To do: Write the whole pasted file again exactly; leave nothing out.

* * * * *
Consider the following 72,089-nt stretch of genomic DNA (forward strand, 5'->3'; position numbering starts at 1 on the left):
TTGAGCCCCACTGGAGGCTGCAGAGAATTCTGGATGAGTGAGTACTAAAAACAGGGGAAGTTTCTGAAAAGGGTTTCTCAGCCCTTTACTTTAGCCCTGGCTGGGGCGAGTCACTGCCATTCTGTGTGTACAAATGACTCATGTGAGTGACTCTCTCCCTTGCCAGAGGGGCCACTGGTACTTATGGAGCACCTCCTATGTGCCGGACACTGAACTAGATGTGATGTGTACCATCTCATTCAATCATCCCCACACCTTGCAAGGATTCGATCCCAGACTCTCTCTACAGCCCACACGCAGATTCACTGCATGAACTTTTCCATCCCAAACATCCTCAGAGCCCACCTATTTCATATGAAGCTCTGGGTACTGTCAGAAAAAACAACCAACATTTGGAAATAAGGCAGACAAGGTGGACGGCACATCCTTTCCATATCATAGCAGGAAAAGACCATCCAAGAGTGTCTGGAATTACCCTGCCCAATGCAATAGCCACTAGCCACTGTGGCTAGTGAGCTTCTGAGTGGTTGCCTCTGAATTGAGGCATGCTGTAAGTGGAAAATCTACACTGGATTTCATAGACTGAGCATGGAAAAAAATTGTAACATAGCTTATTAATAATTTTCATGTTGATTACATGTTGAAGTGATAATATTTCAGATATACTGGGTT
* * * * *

Consider the following 72,089-nt stretch of genomic DNA (forward strand, 5'->3'; position numbering starts at 1 on the left):
TTGAGCCCCACTGGAGGCTGCAGAGAATTCTGGATGAGTGAGTACTAAAAACAGGGGAAGTTTCTGAAAAGGGTTTCTCAGCCCTTTACTTTAGCCCTGGCTGGGGCGAGTCACTGCCATTCTGTGTGTACAAATGACTCATGTGAGTGACTCTCTCCCTTGCCAGAGGGGCCACTGGTACTTATGGAGCACCTCCTATGTGCCGGACACTGAACTAGATGTGATGTGTACCATCTCATTCAATCATCCCCACACCTTGCAAGGATTCGATCCCAGACTCTCTCTACAGCCCACACGCAGATTCACTGCATGAACTTTTCCATCCCAAACATCCTCAGAGCCCACCTATTTCATATGAAGCTCTGGGTACTGTCAGAAAAAACAACCAACATTTGGAAATAAGGCAGACAAGGTGGACGGCACATCCTTTCCATATCATAGCAGGAAAAGACCATCCAAGAGTGTCTGGAATTACCCTGCCCAATGCAATAGCCACTAGCCACTGTGGCTAGTGAGCTTCTGAGTGGTTGCCTCTGAATTGAGGCATGCTGTAAGTGGAAAATCTACACTGGATTTCATAGACTGAGCATGGAAAAAAATTGTAACATAGCTTATTAATAATTTTCATGTTGATTACATGTTGAAGTGATAATATTTCAGATATACTGGGTT